Making a Standard | 2
Making a Standard
All this thought and yet, I hadn't written a line of code. To say that as long as viewers were using the most recent version of whatever browser the my Web page would display fine was skewed logic. That would assume that everyone's using the latest and greatest. It should come as no surprise to find that there are hundreds of thousands of people who simply don't bother upgrading. Since Microsoft is in the habit of bundling their browser along with every release of Windows, a good percentage of Web users will end up using Internet Explorer simply because it's the easiest option.
To make matters worse, the version of Explorer that ships with Windows 98 is version 5. A version, which, while being moderately well behaved, still has a habit of going belly up when presented with what nowadays should be standardized code. And that's not the least of it; I've been to more than one government office that still uses Explorer 3. By creating a compliant site, I'd effectively (some would suggest ironically) alienate a substantial part of my audience. The question was would it be worth it?
Without constantly hacking work-arounds for troublesome code, I'd be able to focus on the art and elegance that has been sorely lacking in Web-based programming since its inception. Idealistic, and high grounded, certainly, but what about the short term? How many users will be turned down at the door, so to speak? Now, my for site, iononline.net, the problem is less pronounced. We don't actively promote our site on the Web.
Rather, we use it as a second-reference point for people who already know about us. Most of our hits will come around from a listener seeing the Web address written on one of our CDs, and if that's the case, then we're not going to lose money by not logging their hits. In addition, we can be moderately assured that if someone wants to find out about our band badly enough, the act of downloading a new browser won't be all that painful.
It's certainly something for larger sites to mull over, though. For some sites, each visitor is a potential dollar in the bank. And most of these visitors will be ethereal in nature, flitting through the site on a whim, and not likely to be as forgiving of elitist code (no matter how elegant it is). Writing pages that knowingly bar some users from accessing these sites is insane and to do so for seemingly little benefit is even more so. Wouldn't it be better to wait until a large enough majority of users upgrade, and perhaps then to think about rewriting the code?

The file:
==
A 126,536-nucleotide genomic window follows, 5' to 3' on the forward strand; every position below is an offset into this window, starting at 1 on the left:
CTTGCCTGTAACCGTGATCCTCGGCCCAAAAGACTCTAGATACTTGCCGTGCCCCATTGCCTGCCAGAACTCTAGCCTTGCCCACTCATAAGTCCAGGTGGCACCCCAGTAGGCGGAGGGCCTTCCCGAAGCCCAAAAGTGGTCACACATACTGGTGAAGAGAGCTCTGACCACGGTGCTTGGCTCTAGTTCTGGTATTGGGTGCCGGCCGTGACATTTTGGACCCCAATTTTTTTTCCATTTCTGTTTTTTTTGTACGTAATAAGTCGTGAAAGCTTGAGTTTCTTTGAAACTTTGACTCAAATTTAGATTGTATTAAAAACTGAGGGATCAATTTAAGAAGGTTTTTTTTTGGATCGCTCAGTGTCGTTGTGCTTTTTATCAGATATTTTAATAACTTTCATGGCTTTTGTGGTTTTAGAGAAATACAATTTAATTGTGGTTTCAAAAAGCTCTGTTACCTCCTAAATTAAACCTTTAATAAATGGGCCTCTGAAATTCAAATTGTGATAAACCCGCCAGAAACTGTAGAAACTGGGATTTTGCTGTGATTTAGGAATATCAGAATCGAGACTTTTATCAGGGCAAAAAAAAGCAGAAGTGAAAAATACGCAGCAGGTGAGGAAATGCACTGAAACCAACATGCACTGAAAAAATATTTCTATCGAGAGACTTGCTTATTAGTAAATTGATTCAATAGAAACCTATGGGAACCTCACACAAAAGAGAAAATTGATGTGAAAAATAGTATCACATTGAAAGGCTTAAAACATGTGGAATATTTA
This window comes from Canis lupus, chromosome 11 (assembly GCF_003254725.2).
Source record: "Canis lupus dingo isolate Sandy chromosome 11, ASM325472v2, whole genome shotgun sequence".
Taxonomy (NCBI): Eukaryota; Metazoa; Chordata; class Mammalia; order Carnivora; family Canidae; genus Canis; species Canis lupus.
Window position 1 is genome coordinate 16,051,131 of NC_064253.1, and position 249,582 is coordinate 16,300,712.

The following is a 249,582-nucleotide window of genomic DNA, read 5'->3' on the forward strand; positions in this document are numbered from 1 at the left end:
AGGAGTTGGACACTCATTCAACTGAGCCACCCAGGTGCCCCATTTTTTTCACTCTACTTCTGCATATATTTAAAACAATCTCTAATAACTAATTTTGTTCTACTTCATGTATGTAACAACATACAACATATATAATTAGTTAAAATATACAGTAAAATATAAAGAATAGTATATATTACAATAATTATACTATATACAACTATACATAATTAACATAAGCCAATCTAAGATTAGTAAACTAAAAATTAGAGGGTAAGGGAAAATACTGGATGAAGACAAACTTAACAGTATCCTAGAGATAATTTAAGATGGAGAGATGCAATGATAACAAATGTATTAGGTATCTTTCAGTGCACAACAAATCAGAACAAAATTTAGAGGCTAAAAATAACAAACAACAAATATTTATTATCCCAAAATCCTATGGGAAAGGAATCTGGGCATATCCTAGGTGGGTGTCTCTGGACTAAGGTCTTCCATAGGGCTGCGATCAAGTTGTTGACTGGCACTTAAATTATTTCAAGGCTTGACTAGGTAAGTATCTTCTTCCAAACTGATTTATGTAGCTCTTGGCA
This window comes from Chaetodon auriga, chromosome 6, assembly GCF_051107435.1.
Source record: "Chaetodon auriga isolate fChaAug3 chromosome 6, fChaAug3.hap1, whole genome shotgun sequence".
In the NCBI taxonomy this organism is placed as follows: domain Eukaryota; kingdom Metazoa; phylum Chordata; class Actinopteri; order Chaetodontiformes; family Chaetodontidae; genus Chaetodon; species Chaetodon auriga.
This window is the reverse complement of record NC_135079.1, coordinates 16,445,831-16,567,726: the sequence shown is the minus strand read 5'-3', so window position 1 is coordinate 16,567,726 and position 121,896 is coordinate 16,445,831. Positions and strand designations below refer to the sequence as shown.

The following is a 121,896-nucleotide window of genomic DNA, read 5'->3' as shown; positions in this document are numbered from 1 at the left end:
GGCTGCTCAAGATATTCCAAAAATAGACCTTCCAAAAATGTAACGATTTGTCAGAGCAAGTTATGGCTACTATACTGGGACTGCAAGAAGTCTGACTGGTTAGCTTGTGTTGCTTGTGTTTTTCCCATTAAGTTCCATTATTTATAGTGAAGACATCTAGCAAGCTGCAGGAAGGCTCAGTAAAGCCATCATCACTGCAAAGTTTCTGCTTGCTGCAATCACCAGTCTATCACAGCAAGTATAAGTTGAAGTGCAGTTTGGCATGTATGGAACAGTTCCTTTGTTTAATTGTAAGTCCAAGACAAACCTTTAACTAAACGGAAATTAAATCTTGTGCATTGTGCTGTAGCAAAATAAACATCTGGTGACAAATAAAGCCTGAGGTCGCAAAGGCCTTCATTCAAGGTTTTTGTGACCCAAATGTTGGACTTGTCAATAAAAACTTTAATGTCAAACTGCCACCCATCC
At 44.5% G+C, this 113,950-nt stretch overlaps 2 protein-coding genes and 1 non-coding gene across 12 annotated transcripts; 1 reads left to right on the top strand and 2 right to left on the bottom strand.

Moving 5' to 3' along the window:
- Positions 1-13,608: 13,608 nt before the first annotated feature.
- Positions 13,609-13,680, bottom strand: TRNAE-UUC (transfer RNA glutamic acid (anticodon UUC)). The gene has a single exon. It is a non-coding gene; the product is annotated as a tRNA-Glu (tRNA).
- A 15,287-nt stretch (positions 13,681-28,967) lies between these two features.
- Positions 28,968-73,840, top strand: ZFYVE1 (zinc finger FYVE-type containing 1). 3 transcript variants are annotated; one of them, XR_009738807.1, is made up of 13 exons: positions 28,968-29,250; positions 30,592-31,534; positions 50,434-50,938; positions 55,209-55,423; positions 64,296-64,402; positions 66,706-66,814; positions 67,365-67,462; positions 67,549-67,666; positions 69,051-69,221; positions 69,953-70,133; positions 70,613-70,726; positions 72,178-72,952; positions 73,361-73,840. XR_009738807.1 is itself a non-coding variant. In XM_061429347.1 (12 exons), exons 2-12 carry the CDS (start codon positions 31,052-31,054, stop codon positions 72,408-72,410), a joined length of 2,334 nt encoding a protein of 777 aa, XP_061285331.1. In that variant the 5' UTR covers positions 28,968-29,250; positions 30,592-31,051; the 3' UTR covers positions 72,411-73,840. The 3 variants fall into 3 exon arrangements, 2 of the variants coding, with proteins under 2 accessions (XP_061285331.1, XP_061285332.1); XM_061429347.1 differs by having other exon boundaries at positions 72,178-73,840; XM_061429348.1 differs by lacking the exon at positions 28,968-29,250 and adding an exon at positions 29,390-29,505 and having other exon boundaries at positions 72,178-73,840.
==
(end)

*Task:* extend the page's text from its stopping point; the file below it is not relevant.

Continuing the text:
But then, how long might that be? A month? A year?
The Revolution Will Be Standardized
The truth of the matter is that for however long developers are going out of their way to accommodate the lowest possible denominator, why should anyone feel the urge to upgrade? It seems that for as long as we are willing to write endless passages of ungainly, accommodating code, people will continue to use what they've always used. Worse yet, while we're willing to support browser specific "features," we're practically inviting the companies responsible for building our Web browsers to do whatever they please, safe in the knowledge that we'll find a way to work it in. And it probably serves us right.
I'm coding the new iononline.net site to be 100% standards compliant. I simply refuse to write my code more than once. It's been tested, and works on both Navigator 6 and Explorer 5.5. Assuming everything goes to plan, it'll keep working well into the future. And while the possibility certainly exists that I might lose my audience, it is not so great as the risk that I might forever be pandering to a disorganized, and self-defeating industry. Besides, there's no greater motivator than finding you no longer have the technology to view your favorite site.
Perhaps if we, as those responsible for piecing together the Web, refuse to write code for anything but the W3C standard, it'll be the Netscapes and Microsofts who'll eventually start writing their programs to accommodate us.
Nick del Pozo is a songwriter and performer for his band, Ion, and spends most of his time running Symbiont, an independent record label. In his spare time, he maintains the Ion Web site, as well as occasionally taking freelance jobs (both in Web, and the more traditional print media). Nick is currently located in Australia, where he spends too much time travelling between Canberra and Sydney. He can be reached at http://www.iononline.net and mailto:email@example.com.
Revised: January 26, 2001